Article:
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In the slides i'm studying (about the production of PZT), is given the following formula for lead zirconate titanate : $$\ce{PbZr(Ti)O_3}$$ with the explanation:

It is a solid solution of two oxides: lead zirconate $\ce{PbZrO_3}$, and lead titanate $\ce{PbTiO_3}$

Later on, it's used an other formula (acceptor doping: $\ce{K^{1+}}$ replacing $\ce{Pb^{2+}}$ site)

$$\ce{(Pb_{1-x}K_x)(Ti,Zr)(O_{3-x/2}V_{O\,x/2})}$$ where $\ce{V_O}$ indicates oxigen vacancies

even later (acceptor doping: $\ce{Fe^{3+}}$ replacing $\ce{Ti^{4+}}$/$\ce{Zr^{4+}}$ site)

$$\ce{Pb\{(Ti,Zr)_{1-y}Fe_y\}(O_{3-3y/2}V_{O\,3y/2})}$$

  • Now, what's the meaning of parenthesis in this context?

  • Is this the standard notation to indicate solutions? In this case, which is the general rule? Because it seems that quite multiple ways were used here..

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    $\begingroup$ In chemistry, much like in math, parentheses can mean a lot of things. The multiple notations for solid solutions are used more or less interchangeably. As for the oxygen vacancies in the formula, they are needed because oxygen vacancies exist in the real compound. Also, charge balance. $\endgroup$ – Ivan Neretin Jun 17 at 21:33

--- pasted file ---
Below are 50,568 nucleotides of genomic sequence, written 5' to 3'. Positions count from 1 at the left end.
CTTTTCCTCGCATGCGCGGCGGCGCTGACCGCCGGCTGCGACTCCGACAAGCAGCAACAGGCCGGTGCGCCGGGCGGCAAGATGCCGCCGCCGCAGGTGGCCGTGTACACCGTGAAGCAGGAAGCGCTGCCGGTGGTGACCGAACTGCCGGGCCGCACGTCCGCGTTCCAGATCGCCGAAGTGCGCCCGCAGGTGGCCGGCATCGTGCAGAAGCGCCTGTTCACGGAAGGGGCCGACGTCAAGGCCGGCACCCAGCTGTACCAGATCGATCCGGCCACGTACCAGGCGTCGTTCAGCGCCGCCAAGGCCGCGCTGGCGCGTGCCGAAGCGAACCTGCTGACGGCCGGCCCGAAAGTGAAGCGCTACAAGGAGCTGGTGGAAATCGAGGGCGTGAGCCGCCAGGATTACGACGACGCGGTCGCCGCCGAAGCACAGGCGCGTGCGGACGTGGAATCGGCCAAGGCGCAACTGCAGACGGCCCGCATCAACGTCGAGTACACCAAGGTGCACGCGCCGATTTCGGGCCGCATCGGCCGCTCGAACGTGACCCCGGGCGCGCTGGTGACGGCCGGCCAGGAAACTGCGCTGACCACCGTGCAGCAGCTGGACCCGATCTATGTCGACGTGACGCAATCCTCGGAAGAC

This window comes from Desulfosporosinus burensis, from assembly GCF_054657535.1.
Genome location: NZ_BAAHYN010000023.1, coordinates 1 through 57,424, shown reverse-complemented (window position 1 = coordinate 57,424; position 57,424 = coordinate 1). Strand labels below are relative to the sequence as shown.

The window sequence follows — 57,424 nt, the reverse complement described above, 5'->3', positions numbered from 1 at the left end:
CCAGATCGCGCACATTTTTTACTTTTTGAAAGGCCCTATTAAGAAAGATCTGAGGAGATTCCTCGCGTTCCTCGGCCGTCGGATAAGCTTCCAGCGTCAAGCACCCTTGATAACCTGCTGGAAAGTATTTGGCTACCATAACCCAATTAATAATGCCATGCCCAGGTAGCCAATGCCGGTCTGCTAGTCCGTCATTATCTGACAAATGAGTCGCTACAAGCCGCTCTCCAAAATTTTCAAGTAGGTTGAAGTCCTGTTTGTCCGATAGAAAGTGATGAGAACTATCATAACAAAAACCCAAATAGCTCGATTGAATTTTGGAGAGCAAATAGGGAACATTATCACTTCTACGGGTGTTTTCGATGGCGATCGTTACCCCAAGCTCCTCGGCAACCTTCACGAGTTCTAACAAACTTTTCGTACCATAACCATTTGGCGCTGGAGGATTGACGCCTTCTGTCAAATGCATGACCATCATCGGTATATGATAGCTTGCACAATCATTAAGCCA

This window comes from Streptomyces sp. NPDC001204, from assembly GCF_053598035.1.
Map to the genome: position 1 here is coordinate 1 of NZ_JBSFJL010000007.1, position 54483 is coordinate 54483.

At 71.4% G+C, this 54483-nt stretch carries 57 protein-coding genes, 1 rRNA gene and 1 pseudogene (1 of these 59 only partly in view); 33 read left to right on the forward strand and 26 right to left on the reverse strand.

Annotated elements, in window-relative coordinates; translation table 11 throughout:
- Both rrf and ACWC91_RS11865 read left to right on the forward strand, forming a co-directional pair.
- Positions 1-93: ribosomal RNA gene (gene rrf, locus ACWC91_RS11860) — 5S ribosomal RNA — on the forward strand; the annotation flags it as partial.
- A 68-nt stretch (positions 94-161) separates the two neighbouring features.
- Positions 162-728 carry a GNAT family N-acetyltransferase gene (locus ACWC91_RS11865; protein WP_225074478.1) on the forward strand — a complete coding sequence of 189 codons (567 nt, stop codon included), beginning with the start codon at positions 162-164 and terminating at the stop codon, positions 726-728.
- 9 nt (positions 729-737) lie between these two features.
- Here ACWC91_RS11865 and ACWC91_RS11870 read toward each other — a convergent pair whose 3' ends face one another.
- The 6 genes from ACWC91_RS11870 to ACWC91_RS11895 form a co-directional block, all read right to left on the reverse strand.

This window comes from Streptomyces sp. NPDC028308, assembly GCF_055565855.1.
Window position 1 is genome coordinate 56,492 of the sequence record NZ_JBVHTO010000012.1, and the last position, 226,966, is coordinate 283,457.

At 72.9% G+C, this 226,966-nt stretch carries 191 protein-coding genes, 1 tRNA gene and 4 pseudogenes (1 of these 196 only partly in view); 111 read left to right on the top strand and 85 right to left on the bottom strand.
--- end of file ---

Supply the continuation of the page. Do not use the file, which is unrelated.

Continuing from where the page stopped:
• $\begingroup$ So you say there is not a standard way? The problem arises because for example from the first i would understand that $AB(C)D$ means: '$ABD$ in solution with $ACD$', and from the second one that $A(B,C)D$ means: '$ABD$ in solution with $ACD$', but if now i use this understandings in the third then $A((B,C)D)(EF)$ would mean: '$A$ in solution with $BD$, $CD$ and $EF$', which is certainly not the case! $\endgroup$ – Giorgio Pastasciutta Jun 17 at 21:44
  • $\begingroup$ Lol what's the meaning of -1? Please, if the question is found not clear just propose some improvements $\endgroup$ – Giorgio Pastasciutta Jun 17 at 21:58
  • $\begingroup$ Your parens/braces don't match for the Fe3+ case. But, in general, the point is to group what is on various distinctly different crystal sites. So, you have (Ti,Zr) meaning they occupy that site. But {(Ti,Zr),Fe} you now have a different charge state ion (Fe) that somehow fits onto the (Ti or Zr) site, leading to changes in the oxygen site occupancy. It is pretty clear once you know what has to go where, and can't go over there. $\endgroup$ – Jon Custer Jun 17 at 22:48
  • $\begingroup$ Ah ok now i start to understand, thanks! So the parenthesis used for $\{(Ti,Zr) Fe\}$ have also the meaning of substitution and they should have a comma probably? i.e. $\{(Ti,Zr), Fe\}$ $\endgroup$ – Giorgio Pastasciutta Jun 17 at 22:59

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